Finding these skills were developed before age three required the researchers to abandon the kindergartens and nursery schools and get right into the homes of children ranging from the ages of one to three. Not only were the children observed, but mothers as well, to determine what activities they were providing to stimulate intellectual growth in their children. The researchers found that by 1 1/2 to 2 the skills were already set, but at 10 months it was not possible to define differences. Apparently a very important transition occurs between 10 months and 18 months. This difference is not attributed to race, income, education or residence. The critical factor seems to be the interaction between the mother and the child. As White has stated: "Providing a rich social life for a 12-to-15-month-old child is the best thing you can do to guarantee a good mind." What is it that mothers do to produce
Apparently a very important transition occurs between 10 months and 18 months. This difference in skills is not attributed to race, income, education or residence. The critical factor seems to be the interaction between the mother and the child.
"A" children? While the interaction is important they don't spend a great deal of time interacting. Seldom do these mothers spend more than 10 percent of the child's waking hours in undivided attention of their children. This amounts to less than 1.2 hours a day. "White found that the best parents excelled at three key functions: I) they were superb designers and organizers of their child's environment; 2) they were firm disciplinarians while simultaneously showing great affection for their children; 3) they served as personal consultants to their children in brief episodes of perhaps 30 seconds or less. These parents allowed the child to initiate most interactions between them, but were highly responsive to calls for comfort. information or a shared enthusiasm" ("Exploring' the Origins of Human Competence," APA Monitor, April 1976). The "A" mothers do not confine their children to playpens and high chairs for long periods. They provide a variety of toys and other household objects which are interesting and stimulating to the child. The "C" mothers, on the other hand, are restrictive, having many areas out of bounds to the child. They are "protective" of the child, thus limiting, during a period of critical development, growth and curiosity.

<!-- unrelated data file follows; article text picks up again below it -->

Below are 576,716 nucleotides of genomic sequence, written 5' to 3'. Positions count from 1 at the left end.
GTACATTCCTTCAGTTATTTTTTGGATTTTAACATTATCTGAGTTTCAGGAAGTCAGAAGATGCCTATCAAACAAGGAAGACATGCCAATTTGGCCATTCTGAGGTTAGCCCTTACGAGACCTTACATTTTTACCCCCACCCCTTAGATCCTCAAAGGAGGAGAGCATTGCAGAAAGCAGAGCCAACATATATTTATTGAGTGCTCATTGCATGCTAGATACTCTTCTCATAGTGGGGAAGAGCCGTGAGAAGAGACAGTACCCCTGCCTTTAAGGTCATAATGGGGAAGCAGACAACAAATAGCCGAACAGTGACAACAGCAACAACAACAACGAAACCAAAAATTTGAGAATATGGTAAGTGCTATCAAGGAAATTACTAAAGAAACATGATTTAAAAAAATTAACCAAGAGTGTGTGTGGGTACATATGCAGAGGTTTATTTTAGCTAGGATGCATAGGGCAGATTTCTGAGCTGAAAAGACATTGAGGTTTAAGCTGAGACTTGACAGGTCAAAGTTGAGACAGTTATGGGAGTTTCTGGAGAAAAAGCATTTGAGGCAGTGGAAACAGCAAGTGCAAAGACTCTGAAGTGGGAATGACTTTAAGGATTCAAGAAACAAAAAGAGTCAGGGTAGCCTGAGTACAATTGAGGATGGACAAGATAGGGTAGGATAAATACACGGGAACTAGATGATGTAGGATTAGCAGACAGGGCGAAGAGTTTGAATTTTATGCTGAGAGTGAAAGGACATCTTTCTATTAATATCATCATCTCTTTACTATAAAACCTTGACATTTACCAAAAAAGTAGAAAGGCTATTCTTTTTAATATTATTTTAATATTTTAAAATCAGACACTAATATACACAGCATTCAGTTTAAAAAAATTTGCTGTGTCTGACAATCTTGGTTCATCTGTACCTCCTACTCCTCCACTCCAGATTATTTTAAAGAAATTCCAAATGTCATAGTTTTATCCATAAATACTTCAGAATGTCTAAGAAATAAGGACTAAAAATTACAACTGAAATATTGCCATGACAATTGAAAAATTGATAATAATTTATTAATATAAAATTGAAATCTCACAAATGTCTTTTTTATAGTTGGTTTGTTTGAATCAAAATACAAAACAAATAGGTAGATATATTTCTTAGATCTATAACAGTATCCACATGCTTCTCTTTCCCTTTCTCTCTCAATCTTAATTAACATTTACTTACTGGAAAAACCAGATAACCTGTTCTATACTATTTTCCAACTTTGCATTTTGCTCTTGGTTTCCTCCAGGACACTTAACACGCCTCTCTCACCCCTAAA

The mother's role as a consultant comes to bear when the child needs help or meets an impasse. According to White, the "A" mother will give the child a few seconds of time resulting in his receiving some language, beefing up his curiosity, giving related ideas that lead him to start thinking, reinforcing important skills, and teaching him to use adults as a resource. Many of these short sessions, from changing diapers to helping or playing, add up to the 1.2 hours a day responsible for the "A" — type development. The "C" mothers rarely stimulate the child to better understand why things are the way they are and how they work. These findings do not relegate the "C" child to failure, but if neither the environment nor the mother as activity coordinator changes, then something will be lost in the child's intellectual development. If you, as a concerned parent, provide an enriched environment during those critical periods of development, you will have done what you can to ensure a more fully developed intellect for your child, so that he or she can more completely utilize his or her human potential.